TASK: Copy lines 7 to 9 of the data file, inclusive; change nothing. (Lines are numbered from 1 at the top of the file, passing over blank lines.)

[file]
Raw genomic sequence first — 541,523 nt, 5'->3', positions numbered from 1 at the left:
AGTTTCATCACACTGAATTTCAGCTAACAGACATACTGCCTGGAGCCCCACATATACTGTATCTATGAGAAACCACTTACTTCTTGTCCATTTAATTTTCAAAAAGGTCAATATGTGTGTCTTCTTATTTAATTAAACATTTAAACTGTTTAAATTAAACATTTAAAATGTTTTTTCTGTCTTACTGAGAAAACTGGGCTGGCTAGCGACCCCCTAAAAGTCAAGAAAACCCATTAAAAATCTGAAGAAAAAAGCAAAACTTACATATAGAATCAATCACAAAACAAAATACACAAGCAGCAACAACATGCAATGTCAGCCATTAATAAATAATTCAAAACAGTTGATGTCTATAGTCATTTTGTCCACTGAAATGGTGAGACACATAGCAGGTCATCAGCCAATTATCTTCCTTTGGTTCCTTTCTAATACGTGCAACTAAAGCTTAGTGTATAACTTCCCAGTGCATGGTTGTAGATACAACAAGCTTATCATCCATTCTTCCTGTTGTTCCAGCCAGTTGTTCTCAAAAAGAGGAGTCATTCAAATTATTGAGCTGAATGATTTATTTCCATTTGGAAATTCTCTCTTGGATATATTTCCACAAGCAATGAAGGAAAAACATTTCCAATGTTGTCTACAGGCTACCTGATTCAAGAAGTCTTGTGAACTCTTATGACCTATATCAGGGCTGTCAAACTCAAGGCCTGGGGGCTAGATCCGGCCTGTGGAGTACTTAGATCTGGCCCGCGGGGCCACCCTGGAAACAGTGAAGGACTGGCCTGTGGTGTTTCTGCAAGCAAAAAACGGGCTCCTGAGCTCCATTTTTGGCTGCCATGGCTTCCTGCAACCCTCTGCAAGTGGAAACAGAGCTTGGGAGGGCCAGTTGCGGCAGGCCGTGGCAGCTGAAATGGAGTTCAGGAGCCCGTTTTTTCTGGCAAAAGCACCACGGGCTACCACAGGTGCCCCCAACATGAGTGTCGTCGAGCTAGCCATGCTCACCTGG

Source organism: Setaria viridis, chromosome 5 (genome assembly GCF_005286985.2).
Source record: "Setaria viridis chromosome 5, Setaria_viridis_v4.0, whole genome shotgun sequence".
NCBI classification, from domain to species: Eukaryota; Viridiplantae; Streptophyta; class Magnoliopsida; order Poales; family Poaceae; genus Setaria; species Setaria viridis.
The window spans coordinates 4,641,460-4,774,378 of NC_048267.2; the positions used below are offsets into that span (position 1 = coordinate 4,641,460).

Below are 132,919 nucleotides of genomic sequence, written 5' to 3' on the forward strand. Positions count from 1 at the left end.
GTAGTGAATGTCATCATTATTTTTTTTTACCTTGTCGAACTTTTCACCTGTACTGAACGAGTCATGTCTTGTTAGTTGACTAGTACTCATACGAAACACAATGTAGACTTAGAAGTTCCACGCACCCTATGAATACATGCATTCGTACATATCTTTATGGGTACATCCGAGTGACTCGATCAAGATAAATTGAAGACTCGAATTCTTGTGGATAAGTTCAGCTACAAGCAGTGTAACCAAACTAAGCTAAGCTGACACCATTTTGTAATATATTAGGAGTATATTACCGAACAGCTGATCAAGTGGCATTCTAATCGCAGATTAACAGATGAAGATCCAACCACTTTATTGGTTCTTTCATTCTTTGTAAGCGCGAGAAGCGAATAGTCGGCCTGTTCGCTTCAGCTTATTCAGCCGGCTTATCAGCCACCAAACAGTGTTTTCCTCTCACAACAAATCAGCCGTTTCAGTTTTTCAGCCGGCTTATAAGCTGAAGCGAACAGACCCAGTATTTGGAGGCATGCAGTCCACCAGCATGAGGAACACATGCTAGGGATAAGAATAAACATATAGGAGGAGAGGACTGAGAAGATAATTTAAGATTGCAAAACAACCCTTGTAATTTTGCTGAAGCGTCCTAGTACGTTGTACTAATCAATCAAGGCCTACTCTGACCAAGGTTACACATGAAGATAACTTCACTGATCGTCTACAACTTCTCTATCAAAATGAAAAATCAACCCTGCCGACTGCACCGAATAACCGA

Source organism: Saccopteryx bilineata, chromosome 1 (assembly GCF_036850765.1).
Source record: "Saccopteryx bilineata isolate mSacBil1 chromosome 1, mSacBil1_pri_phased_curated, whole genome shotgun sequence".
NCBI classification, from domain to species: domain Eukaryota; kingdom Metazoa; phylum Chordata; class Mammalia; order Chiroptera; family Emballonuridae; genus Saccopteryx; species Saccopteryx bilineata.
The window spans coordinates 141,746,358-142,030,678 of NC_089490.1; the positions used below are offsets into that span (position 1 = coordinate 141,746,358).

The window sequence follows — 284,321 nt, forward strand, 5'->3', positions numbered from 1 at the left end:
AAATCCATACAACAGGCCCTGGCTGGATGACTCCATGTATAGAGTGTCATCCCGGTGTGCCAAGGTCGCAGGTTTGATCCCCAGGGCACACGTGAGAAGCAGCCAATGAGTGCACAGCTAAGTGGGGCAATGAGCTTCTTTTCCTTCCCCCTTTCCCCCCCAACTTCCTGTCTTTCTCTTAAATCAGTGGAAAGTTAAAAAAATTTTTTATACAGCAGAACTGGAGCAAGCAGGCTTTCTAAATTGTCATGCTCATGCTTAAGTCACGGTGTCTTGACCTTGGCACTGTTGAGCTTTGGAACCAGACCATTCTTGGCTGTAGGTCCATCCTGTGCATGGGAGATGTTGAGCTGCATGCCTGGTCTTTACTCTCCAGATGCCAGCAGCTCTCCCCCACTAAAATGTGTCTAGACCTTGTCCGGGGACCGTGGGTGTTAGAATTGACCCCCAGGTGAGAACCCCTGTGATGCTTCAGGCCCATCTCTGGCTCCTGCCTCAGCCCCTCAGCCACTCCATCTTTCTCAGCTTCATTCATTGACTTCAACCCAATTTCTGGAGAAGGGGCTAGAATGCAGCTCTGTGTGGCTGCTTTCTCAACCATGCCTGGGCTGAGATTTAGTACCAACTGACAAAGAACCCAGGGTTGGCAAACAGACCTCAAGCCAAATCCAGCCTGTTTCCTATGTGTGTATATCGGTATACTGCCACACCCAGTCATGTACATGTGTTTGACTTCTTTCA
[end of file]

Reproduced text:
Below are 132,919 nucleotides of genomic sequence, written 5' to 3' on the forward strand. Positions count from 1 at the left end.
GTAGTGAATGTCATCATTATTTTTTTTTACCTTGTCGAACTTTTCACCTGTACTGAACGAGTCATGTCTTGTTAGTTGACTAGTACTCATACGAAACACAATGTAGACTTAGAAGTTCCACGCACCCTATGAATACATGCATTCGTACATATCTTTATGGGTACATCCGAGTGACTCGATCAAGATAAATTGAAGACTCGAATTCTTGTGGATAAGTTCAGCTACAAGCAGTGTAACCAAACTAAGCTAAGCTGACACCATTTTGTAATATATTAGGAGTATATTACCGAACAGCTGATCAAGTGGCATTCTAATCGCAGATTAACAGATGAAGATCCAACCACTTTATTGGTTCTTTCATTCTTTGTAAGCGCGAGAAGCGAATAGTCGGCCTGTTCGCTTCAGCTTATTCAGCCGGCTTATCAGCCACCAAACAGTGTTTTCCTCTCACAACAAATCAGCCGTTTCAGTTTTTCAGCCGGCTTATAAGCTGAAGCGAACAGACCCAGTATTTGGAGGCATGCAGTCCACCAGCATGAGGAACACATGCTAGGGATAAGAATAAACATATAGGAGGAGAGGACTGAGAAGATAATTTAAGATTGCAAAACAACCCTTGTAATTTTGCTGAAGCGTCCTAGTACGTTGTACTAATCAATCAAGGCCTACTCTGACCAAGGTTACACATGAAGATAACTTCACTGATCGTCTACAACTTCTCTATCAAAATGAAAAATCAACCCTGCCGACTGCACCGAATAACCGA

Source organism: Saccopteryx bilineata, chromosome 1 (assembly GCF_036850765.1).